17 March 2016

Time To Sow - Sweet Peas

 In Australia it has become tradition that sweet peas are sown on St. Patrick's Day, but they can be sown as early as February or as late as April. Beautifully fragrant, they make an excellent cut flower for the home and they come in a myriad of colours from white through to crimson, some varieties grow to 1.8 metres, but there are also dwarf varieties available.

How to grow sweet peas

 Sweet peas grow best in an open, friable soil that has been enriched with organic matter, that has a pH level of between 6 and 7, if your soil pH is above this, you will need to add lime, and below that you will need to add dolomite, to the soil before sowing.

Before sowing, soak seeds overnight in warm water, this will help the seeds to germinate quicker. Sow seeds directly into soil 2cms deep and 20cms apart and keep moist, but don't overwater,  until germination. Seedlings should emerge in 10 - 14 days. Sweet peas need a sunny position, with a minimum of six hours of sunlight a  day.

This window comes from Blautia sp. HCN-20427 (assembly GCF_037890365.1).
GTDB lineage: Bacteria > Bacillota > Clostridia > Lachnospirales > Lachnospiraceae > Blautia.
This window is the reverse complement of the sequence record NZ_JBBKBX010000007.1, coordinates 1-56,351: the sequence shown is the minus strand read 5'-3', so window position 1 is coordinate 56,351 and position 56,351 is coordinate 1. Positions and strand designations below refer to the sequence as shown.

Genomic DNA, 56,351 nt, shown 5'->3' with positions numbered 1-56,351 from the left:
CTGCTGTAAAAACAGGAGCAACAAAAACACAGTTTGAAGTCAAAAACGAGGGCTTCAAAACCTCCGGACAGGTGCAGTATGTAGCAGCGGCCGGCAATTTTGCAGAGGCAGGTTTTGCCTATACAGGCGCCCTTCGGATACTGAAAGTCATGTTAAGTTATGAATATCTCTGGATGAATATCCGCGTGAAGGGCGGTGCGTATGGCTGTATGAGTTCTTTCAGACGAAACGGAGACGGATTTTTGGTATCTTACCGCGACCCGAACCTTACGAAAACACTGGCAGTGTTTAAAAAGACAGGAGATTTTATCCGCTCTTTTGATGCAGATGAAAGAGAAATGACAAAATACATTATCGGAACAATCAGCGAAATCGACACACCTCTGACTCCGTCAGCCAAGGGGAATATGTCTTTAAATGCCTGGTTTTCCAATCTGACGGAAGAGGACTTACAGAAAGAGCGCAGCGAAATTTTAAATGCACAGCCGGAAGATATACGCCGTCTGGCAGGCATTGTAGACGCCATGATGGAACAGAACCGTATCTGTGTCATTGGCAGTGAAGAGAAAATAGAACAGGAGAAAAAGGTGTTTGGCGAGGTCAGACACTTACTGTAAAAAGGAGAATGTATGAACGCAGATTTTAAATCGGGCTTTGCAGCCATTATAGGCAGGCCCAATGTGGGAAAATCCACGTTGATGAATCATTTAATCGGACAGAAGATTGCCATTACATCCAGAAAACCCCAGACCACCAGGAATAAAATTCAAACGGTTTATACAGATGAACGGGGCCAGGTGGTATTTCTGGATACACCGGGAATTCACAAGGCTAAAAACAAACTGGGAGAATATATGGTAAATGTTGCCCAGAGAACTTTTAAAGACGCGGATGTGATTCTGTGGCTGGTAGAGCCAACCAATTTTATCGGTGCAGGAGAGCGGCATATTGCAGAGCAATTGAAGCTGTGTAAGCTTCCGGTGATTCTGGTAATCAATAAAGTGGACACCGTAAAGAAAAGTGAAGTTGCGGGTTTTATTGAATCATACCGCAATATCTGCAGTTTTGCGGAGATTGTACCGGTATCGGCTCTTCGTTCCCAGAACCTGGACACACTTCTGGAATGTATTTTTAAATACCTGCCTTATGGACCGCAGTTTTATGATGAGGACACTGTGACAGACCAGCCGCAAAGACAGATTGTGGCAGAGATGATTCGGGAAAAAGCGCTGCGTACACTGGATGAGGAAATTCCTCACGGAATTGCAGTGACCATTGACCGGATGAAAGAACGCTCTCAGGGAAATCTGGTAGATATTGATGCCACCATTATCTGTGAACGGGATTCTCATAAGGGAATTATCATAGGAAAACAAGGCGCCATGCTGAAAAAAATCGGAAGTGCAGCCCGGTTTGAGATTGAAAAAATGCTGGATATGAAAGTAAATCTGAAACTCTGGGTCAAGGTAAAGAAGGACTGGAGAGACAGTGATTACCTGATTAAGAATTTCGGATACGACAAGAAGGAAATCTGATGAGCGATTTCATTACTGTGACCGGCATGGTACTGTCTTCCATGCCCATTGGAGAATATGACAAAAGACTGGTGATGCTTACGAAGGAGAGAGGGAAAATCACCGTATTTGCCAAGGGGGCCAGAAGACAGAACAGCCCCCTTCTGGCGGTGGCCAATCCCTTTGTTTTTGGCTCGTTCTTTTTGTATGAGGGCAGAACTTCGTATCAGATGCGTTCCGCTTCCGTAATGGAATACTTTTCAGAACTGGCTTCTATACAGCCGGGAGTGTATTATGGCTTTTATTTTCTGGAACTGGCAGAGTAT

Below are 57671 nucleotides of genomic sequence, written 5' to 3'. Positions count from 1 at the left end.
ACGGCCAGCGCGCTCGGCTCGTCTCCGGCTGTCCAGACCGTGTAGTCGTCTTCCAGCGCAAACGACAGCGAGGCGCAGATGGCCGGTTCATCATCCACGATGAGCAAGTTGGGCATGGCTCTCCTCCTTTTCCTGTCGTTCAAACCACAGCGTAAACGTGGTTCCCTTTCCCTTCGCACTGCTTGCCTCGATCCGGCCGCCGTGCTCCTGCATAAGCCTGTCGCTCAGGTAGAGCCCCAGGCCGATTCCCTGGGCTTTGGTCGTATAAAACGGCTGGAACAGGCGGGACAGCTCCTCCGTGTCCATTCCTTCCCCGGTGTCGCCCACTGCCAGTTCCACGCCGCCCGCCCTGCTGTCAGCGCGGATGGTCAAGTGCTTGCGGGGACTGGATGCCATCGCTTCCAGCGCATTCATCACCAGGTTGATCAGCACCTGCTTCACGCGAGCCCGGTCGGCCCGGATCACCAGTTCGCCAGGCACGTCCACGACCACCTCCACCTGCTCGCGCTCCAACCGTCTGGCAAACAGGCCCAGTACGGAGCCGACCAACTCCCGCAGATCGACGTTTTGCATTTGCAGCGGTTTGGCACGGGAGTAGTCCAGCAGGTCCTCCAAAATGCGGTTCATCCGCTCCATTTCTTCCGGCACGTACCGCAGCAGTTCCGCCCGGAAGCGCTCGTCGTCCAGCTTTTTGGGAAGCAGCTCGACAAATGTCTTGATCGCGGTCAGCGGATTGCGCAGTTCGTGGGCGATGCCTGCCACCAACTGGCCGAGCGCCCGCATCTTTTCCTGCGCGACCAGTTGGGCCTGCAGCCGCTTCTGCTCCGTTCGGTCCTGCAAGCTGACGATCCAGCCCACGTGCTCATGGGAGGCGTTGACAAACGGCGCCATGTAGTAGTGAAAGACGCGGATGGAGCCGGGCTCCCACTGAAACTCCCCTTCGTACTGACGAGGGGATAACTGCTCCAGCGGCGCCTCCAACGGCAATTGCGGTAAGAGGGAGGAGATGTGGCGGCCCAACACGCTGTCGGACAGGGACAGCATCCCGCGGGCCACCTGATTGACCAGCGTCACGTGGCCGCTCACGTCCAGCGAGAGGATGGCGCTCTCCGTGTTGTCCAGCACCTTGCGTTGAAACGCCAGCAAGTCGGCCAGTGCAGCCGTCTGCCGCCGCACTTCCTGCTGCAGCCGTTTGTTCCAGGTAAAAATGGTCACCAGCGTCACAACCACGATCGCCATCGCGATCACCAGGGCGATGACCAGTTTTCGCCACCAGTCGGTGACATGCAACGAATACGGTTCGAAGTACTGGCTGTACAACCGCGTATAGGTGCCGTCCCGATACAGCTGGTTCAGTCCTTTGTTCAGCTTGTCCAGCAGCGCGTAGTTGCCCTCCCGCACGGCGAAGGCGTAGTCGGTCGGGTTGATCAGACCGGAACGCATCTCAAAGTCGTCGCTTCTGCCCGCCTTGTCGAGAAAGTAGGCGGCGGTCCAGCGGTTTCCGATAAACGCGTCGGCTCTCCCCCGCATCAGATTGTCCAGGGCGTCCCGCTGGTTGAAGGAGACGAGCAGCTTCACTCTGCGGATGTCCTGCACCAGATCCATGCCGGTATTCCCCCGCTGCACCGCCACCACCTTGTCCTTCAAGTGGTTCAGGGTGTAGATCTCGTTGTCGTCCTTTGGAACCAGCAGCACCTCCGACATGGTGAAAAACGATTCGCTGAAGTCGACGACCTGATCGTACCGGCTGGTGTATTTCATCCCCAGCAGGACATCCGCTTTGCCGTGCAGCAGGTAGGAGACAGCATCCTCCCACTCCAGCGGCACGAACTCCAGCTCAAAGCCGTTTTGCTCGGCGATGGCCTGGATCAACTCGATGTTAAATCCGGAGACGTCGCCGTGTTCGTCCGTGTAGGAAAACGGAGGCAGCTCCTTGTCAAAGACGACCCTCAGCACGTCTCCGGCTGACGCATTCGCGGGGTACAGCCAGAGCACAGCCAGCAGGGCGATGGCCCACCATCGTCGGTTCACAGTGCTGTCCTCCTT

Like all members of the pea family, sweet peas love to climb so they will need a fence, lattice, cane or tepee for them to climb up.

Seedlings will need protection from slugs, snails and apparently they are a favourite treat of sparrows. Feed with a fertiliser low in nitrogen otherwise you will get lots of leaf growth and few flowers. Flowering occurs approximately 14 weeks after sowing. To ensure repeat flowering be sure to pick the flowers as they open.

Saving seeds for next year

It is so easy and cost effective to save your own seed from this year's plants for growing next year. As the flowering season comes to an end just leave some flowers on the vines to form pods. Once the pods turn tan in colour, pick them, and store them somewhere until they are completely dry, the seeds will be dark brown or black by then, split them open and store in a labelled paper bag in a cool, dark spot. You can add a packet of silica gel desiccant to the bag to take care of any moisture in the air.

If you are interested in reading about the history of the sweet pea click here.


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